Why You Shouldn't Trust the New Study That Supports Putting Two Spaces After a Period


Writers, style guides, and people who spend a lot of time reading generally agree that one space after a period is highly preferable to two, but there remains a small group of people who refuse to let go of this convention left over from the typewriter era. Now, two-space devotees have a scientific study on their side. As The Verge reports, a new paper from Skidmore College psychologists suggests that adding two spaces after each period makes text easier to read.

For the study, researchers gathered 60 college students and had them write out a paragraph to determine if they were one-spacers or two-spacers. Next, they asked them to read a sample text while wearing eye-tracking devices. They found that subjects who read the paragraphs styled with two spaces spent less time focusing on the punctuation at the end of each sentence (likely because the extra space made it clearer where the sentence stopped). Students who used two spaces in their own writing read faster when given the two-spaced text.

But don't expect the new findings to shake up style standards any time soon. The study authors admit that while reading text with just one space after each sentence leads to more time spent scanning for periods, the effects are minimal. People in the one-space camp read the paragraphs just as fast regardless of how the text was styled, and the difference in spacing didn't impact reading comprehension in either group. The researchers also used a monospaced font for the study, which may be good for an experiment that requires consistency, but isn't exactly representative of the fonts readers encounter in everyday life.

The question of spacing is as old as typesetting itself. The first printers had two space sizes: a regular one for separating words and a slightly larger one—the emspace—for separating sentences. When typewriters hit the scene, the emspace was replaced with two spaces, and this style of writing was standard for decades. A divide emerged with the advent of more advanced typesetting technology around the mid-1900s. It got easier for printing companies to achieve uniform spacing, and adding two spaces after periods, which many people agree looks sloppy and jarring, started to fall out of fashion. But while the typewriter has disappeared from desks, the two-space method has stuck around. This new study suggests it will likely be with us for a bit longer.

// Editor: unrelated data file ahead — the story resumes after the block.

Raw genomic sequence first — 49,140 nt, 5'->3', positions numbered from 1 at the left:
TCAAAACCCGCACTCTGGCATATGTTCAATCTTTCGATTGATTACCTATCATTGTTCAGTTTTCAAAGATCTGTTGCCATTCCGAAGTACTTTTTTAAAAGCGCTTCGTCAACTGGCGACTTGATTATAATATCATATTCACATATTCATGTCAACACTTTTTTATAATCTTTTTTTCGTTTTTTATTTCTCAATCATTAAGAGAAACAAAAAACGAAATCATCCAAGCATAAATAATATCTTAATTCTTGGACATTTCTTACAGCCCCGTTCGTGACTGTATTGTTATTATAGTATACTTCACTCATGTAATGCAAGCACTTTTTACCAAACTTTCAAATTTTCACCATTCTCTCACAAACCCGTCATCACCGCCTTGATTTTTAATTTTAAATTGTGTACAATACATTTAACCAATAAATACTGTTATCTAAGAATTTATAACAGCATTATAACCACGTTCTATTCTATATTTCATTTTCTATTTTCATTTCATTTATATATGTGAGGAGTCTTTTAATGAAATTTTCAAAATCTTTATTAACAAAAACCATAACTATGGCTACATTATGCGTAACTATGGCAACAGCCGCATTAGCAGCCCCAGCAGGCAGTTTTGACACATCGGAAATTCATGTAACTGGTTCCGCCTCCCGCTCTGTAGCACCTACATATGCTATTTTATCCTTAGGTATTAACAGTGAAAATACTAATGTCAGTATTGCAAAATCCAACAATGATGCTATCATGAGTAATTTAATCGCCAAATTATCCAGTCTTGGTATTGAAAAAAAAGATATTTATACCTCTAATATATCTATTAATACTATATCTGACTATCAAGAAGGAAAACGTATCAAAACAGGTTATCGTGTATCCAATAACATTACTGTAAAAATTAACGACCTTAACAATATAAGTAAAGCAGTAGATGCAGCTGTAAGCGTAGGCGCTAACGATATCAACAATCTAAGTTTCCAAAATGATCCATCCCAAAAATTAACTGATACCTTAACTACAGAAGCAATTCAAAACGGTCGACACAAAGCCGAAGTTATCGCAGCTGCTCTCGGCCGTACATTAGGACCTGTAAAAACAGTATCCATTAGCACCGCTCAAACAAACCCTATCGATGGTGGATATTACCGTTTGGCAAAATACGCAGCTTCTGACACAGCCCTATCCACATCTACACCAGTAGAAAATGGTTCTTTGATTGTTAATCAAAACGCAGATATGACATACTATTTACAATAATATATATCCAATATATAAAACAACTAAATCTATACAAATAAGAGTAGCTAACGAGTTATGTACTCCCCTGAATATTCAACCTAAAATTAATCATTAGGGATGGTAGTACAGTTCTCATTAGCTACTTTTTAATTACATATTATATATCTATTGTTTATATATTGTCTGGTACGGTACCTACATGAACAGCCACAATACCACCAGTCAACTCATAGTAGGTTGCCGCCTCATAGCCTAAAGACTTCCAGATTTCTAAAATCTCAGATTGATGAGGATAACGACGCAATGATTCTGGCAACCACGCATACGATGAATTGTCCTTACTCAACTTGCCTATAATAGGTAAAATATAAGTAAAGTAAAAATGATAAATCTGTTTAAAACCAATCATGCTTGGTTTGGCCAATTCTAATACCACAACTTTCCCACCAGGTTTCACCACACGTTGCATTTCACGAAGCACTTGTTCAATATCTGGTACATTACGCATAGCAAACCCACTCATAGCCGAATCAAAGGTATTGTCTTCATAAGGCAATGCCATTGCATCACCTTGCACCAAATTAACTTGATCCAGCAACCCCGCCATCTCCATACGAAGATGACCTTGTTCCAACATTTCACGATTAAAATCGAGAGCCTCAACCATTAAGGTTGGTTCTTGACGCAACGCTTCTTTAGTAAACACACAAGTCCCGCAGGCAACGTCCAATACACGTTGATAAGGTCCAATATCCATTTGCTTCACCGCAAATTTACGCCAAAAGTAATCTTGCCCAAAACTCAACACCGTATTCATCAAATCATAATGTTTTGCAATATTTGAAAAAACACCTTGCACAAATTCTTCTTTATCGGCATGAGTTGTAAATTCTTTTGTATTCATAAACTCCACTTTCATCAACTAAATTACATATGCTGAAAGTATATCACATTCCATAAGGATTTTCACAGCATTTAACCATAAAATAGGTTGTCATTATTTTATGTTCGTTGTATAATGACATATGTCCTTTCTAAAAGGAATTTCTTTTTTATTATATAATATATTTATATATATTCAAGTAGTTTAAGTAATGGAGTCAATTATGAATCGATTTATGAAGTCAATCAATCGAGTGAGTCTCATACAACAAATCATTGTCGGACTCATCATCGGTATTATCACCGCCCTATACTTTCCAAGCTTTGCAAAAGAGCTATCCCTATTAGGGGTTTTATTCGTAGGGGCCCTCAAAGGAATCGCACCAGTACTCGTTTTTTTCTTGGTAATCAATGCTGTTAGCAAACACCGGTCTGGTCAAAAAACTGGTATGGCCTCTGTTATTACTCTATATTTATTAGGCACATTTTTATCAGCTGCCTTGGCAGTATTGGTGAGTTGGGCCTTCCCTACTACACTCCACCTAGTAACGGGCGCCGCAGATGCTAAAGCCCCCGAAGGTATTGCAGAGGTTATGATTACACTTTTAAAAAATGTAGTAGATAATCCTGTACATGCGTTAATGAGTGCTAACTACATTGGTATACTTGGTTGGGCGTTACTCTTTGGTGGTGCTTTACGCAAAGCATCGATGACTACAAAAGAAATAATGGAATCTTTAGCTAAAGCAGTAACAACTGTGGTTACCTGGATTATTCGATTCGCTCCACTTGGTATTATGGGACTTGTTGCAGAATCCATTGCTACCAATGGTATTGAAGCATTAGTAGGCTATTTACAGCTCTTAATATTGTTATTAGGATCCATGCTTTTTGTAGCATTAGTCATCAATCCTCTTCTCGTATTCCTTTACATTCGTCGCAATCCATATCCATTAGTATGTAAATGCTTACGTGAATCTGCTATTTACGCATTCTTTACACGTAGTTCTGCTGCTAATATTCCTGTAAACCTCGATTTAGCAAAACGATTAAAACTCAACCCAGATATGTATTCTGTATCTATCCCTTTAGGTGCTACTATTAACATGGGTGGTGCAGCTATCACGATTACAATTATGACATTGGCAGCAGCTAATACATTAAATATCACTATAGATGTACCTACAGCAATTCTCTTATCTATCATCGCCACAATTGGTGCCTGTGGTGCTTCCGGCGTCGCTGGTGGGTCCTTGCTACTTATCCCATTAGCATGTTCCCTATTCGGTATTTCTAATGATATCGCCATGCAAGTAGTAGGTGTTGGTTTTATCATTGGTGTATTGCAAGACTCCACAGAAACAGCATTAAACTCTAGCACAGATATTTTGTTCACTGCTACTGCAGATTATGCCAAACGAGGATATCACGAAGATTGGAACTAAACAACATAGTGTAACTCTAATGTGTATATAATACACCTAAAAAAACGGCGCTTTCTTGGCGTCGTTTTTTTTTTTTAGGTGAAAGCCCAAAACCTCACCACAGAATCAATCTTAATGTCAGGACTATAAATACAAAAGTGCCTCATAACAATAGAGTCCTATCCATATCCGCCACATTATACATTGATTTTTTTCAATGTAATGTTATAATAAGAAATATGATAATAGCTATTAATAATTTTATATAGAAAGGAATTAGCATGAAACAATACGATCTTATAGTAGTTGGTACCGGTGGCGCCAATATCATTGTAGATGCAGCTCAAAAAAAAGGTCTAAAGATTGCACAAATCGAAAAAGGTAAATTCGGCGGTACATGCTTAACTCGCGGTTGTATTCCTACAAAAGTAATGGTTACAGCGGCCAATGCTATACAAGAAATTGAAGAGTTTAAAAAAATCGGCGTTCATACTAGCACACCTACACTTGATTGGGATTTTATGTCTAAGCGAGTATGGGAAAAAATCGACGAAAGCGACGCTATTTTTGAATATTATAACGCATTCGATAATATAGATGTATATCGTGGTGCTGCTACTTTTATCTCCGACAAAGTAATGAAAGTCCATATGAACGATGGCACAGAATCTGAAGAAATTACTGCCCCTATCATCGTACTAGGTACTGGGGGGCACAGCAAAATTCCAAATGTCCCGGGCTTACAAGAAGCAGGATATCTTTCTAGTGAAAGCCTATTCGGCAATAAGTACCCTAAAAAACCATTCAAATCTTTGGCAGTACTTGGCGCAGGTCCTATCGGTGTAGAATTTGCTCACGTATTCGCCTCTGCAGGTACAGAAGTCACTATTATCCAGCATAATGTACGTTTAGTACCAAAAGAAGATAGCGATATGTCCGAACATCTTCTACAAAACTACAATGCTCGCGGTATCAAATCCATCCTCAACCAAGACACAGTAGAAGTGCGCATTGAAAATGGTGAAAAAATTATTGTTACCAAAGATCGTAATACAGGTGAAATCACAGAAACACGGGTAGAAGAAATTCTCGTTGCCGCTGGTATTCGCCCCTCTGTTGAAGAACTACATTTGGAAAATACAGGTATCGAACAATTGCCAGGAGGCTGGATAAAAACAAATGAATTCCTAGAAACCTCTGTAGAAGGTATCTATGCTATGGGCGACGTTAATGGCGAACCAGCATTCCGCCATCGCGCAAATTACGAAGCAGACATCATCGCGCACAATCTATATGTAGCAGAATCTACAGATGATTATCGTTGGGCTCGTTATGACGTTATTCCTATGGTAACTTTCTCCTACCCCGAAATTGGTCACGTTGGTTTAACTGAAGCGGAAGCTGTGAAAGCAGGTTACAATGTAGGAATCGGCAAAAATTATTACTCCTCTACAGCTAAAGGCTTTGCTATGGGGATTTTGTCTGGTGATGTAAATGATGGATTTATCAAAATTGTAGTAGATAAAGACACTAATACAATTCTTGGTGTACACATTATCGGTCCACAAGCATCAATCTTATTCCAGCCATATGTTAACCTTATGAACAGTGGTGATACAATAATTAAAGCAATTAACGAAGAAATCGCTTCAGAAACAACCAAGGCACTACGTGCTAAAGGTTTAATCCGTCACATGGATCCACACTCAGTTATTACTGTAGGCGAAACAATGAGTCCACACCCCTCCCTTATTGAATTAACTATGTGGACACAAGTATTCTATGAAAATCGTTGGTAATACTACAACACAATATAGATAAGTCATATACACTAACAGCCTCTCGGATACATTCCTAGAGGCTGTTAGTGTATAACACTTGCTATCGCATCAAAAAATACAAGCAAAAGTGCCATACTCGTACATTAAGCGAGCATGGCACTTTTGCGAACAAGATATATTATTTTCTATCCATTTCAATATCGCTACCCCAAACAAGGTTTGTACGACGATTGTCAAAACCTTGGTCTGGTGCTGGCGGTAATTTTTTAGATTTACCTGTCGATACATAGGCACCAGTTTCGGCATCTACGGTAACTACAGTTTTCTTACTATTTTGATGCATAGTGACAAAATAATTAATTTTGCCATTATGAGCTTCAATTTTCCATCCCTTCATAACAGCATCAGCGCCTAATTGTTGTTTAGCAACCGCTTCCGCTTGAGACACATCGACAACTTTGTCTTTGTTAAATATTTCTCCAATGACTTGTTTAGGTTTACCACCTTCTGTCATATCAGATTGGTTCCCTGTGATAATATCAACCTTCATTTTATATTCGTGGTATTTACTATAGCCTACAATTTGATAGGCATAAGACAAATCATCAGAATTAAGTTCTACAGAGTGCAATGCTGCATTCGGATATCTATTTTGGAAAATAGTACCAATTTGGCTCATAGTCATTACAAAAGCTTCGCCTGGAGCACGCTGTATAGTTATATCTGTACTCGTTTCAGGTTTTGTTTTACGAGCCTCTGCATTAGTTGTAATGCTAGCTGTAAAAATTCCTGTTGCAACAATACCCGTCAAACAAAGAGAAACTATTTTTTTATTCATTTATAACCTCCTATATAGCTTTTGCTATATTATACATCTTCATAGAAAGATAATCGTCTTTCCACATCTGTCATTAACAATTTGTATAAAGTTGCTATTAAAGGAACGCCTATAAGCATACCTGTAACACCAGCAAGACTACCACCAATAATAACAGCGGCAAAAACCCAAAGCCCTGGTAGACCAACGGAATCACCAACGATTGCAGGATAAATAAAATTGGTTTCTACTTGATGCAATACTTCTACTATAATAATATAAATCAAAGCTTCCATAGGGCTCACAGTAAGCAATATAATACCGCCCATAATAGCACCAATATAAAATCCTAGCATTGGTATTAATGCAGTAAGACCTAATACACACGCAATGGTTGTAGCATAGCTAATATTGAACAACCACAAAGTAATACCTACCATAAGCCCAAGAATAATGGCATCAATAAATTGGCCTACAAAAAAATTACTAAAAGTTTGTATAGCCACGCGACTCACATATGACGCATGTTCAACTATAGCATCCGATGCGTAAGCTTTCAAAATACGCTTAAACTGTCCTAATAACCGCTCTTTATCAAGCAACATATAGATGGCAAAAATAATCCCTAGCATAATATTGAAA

[h/t The Verge]

Presidents Day vs. President's Day vs. Presidents' Day: Which One Is It?


Happy Presidents’ Day! Or is it President’s Day? Or Presidents Day? What you call the national holiday depends on where you are, who you’re honoring, and how you think we’re celebrating.

Saying "President’s Day" implies that the day belongs to a singular president, such as George Washington or Abraham Lincoln, whose birthdays are the basis for the holiday. On the other hand, referring to it as "Presidents’ Day" means that the day belongs to all of the presidents—that it’s their day collectively. Finally, calling the day "Presidents Day"—plural with no apostrophe—would indicate that we’re honoring all POTUSes past and present (yes, even Andrew Johnson), but that no one president actually owns the day.

You would think that in the 140 years since "Washington’s Birthday" was declared a holiday in 1879, someone would have officially declared a way to spell the day. But in fact, even the White House itself hasn’t chosen a single variation for its style guide. They spelled it “President’s Day” here and “Presidents’ Day” here.